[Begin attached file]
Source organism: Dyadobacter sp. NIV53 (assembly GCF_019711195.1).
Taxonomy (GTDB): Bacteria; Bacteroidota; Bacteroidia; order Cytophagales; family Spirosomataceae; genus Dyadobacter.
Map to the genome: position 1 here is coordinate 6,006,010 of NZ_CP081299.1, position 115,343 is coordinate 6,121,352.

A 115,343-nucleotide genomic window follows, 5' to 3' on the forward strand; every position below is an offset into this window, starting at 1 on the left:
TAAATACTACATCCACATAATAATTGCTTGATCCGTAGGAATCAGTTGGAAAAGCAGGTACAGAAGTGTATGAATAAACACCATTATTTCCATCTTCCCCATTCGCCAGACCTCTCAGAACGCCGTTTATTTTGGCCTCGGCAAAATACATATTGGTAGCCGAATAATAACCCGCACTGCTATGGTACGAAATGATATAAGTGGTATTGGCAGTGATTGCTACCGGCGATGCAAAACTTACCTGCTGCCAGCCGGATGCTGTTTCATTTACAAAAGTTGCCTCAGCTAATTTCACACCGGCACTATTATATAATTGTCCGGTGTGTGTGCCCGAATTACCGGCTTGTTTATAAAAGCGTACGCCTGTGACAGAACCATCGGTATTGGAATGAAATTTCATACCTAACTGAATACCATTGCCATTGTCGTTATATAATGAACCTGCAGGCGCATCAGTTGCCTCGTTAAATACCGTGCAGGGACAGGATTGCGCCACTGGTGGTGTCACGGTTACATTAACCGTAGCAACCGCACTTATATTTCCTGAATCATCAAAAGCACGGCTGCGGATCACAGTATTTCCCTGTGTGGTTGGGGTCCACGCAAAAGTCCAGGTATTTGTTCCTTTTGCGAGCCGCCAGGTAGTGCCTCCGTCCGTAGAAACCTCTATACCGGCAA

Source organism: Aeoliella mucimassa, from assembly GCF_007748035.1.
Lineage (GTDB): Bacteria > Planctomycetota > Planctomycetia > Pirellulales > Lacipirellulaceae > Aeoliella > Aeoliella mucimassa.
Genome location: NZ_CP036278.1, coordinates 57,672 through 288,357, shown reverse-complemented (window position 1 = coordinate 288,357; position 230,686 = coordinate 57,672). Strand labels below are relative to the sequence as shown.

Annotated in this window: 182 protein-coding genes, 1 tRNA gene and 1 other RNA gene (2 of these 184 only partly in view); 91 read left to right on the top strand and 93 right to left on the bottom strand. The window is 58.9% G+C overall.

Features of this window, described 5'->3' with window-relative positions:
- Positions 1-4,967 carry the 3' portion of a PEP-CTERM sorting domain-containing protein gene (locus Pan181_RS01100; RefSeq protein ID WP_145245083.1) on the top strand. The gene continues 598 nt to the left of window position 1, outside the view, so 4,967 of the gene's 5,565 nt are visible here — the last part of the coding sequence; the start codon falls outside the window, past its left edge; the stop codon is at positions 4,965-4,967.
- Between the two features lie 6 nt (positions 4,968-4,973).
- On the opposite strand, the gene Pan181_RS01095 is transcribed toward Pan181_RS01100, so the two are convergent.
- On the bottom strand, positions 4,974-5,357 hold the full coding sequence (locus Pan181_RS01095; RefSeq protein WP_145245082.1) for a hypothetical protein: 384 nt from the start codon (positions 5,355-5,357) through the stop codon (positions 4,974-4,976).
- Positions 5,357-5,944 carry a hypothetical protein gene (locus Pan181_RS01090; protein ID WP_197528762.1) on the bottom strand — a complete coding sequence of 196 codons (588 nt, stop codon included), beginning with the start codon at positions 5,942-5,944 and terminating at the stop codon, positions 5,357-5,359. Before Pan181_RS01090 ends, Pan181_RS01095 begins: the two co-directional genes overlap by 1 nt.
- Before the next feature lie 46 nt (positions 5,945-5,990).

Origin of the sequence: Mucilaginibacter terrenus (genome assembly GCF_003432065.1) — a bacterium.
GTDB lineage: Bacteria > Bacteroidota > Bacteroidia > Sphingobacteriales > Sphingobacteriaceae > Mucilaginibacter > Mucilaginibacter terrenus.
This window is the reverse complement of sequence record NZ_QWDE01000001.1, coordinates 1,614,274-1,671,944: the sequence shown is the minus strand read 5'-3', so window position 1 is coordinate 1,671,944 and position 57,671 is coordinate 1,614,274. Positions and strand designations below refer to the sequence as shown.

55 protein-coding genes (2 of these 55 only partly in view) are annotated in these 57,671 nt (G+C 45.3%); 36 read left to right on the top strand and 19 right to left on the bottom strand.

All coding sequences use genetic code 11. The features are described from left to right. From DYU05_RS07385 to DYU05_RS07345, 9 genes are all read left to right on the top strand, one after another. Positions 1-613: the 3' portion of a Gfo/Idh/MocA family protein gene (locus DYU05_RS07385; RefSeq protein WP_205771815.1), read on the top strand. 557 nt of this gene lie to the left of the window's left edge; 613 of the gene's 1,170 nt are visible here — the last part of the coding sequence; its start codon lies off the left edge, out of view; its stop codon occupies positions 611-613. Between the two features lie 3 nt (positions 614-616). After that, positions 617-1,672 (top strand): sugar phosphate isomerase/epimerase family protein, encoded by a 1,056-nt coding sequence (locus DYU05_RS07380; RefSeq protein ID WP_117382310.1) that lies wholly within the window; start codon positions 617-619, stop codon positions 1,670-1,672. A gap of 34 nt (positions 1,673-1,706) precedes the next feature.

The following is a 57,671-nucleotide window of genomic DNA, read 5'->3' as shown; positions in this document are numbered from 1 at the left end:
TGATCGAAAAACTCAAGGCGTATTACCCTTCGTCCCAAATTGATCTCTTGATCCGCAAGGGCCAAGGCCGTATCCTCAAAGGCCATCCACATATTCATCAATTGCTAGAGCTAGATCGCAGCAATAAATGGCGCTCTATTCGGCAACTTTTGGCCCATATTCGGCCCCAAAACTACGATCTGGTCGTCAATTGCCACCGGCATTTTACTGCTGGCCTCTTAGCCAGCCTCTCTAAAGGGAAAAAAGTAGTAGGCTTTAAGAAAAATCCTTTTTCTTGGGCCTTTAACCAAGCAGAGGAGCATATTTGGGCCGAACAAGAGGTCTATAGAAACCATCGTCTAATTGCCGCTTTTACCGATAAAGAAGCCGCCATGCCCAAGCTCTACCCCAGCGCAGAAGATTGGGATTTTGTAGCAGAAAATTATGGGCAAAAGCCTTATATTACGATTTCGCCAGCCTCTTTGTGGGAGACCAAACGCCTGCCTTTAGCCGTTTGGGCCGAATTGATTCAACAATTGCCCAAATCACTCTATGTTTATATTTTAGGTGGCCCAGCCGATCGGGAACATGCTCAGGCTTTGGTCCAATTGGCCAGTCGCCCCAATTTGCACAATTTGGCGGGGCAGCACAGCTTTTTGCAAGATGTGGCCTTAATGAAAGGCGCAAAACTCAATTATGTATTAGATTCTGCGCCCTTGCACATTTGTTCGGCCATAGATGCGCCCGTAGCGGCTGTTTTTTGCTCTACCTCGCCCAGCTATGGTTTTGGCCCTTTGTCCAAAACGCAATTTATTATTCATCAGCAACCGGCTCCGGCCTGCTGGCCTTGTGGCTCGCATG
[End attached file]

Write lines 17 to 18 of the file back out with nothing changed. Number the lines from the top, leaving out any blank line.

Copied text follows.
Origin of the sequence: Mucilaginibacter terrenus (genome assembly GCF_003432065.1) — a bacterium.
GTDB lineage: Bacteria > Bacteroidota > Bacteroidia > Sphingobacteriales > Sphingobacteriaceae > Mucilaginibacter > Mucilaginibacter terrenus.